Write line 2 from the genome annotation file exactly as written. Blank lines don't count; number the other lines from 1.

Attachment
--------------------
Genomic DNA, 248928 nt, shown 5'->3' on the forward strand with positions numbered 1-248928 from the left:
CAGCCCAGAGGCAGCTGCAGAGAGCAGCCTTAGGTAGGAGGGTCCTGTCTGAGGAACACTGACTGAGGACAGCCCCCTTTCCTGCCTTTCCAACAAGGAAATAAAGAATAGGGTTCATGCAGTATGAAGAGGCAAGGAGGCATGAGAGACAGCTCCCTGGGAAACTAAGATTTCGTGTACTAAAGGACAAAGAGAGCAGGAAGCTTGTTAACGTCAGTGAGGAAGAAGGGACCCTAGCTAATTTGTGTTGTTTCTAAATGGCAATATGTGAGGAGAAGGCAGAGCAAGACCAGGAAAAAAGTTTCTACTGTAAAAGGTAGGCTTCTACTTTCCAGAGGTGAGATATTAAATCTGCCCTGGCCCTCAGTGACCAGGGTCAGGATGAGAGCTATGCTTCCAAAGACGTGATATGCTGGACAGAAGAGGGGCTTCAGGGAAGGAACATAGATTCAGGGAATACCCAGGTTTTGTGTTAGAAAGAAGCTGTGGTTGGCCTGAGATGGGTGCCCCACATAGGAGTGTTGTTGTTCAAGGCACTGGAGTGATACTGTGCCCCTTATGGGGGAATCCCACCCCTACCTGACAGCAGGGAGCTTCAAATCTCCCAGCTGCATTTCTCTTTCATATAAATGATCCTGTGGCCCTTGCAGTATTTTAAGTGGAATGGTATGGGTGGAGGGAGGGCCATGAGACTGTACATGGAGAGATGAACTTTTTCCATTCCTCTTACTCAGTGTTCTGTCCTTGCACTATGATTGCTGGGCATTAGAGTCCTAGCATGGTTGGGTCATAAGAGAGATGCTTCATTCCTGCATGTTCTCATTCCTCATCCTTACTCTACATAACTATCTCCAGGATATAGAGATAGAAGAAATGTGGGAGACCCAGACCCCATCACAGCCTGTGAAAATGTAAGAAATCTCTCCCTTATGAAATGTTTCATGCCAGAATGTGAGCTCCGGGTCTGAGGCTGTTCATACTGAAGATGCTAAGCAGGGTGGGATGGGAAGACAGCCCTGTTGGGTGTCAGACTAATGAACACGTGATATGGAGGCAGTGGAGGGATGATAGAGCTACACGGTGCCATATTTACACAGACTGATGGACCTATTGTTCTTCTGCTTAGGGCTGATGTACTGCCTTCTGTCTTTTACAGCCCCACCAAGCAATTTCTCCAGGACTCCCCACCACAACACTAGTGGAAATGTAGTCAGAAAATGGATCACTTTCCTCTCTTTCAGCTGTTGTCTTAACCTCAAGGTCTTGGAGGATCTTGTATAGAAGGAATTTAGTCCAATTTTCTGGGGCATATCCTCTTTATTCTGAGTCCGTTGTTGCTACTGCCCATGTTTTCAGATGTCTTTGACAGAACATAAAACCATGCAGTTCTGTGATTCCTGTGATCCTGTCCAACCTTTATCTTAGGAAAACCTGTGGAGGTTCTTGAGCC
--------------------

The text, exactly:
CAGCCCAGAGGCAGCTGCAGAGAGCAGCCTTAGGTAGGAGGGTCCTGTCTGAGGAACACTGACTGAGGACAGCCCCCTTTCCTGCCTTTCCAACAAGGAAATAAAGAATAGGGTTCATGCAGTATGAAGAGGCAAGGAGGCATGAGAGACAGCTCCCTGGGAAACTAAGATTTCGTGTACTAAAGGACAAAGAGAGCAGGAAGCTTGTTAACGTCAGTGAGGAAGAAGGGACCCTAGCTAATTTGTGTTGTTTCTAAATGGCAATATGTGAGGAGAAGGCAGAGCAAGACCAGGAAAAAAGTTTCTACTGTAAAAGGTAGGCTTCTACTTTCCAGAGGTGAGATATTAAATCTGCCCTGGCCCTCAGTGACCAGGGTCAGGATGAGAGCTATGCTTCCAAAGACGTGATATGCTGGACAGAAGAGGGGCTTCAGGGAAGGAACATAGATTCAGGGAATACCCAGGTTTTGTGTTAGAAAGAAGCTGTGGTTGGCCTGAGATGGGTGCCCCACATAGGAGTGTTGTTGTTCAAGGCACTGGAGTGATACTGTGCCCCTTATGGGGGAATCCCACCCCTACCTGACAGCAGGGAGCTTCAAATCTCCCAGCTGCATTTCTCTTTCATATAAATGATCCTGTGGCCCTTGCAGTATTTTAAGTGGAATGGTATGGGTGGAGGGAGGGCCATGAGACTGTACATGGAGAGATGAACTTTTTCCATTCCTCTTACTCAGTGTTCTGTCCTTGCACTATGATTGCTGGGCATTAGAGTCCTAGCATGGTTGGGTCATAAGAGAGATGCTTCATTCCTGCATGTTCTCATTCCTCATCCTTACTCTACATAACTATCTCCAGGATATAGAGATAGAAGAAATGTGGGAGACCCAGACCCCATCACAGCCTGTGAAAATGTAAGAAATCTCTCCCTTATGAAATGTTTCATGCCAGAATGTGAGCTCCGGGTCTGAGGCTGTTCATACTGAAGATGCTAAGCAGGGTGGGATGGGAAGACAGCCCTGTTGGGTGTCAGACTAATGAACACGTGATATGGAGGCAGTGGAGGGATGATAGAGCTACACGGTGCCATATTTACACAGACTGATGGACCTATTGTTCTTCTGCTTAGGGCTGATGTACTGCCTTCTGTCTTTTACAGCCCCACCAAGCAATTTCTCCAGGACTCCCCACCACAACACTAGTGGAAATGTAGTCAGAAAATGGATCACTTTCCTCTCTTTCAGCTGTTGTCTTAACCTCAAGGTCTTGGAGGATCTTGTATAGAAGGAATTTAGTCCAATTTTCTGGGGCATATCCTCTTTATTCTGAGTCCGTTGTTGCTACTGCCCATGTTTTCAGATGTCTTTGACAGAACATAAAACCATGCAGTTCTGTGATTCCTGTGATCCTGTCCAACCTTTATCTTAGGAAAACCTGTGGAGGTTCTTGAGCC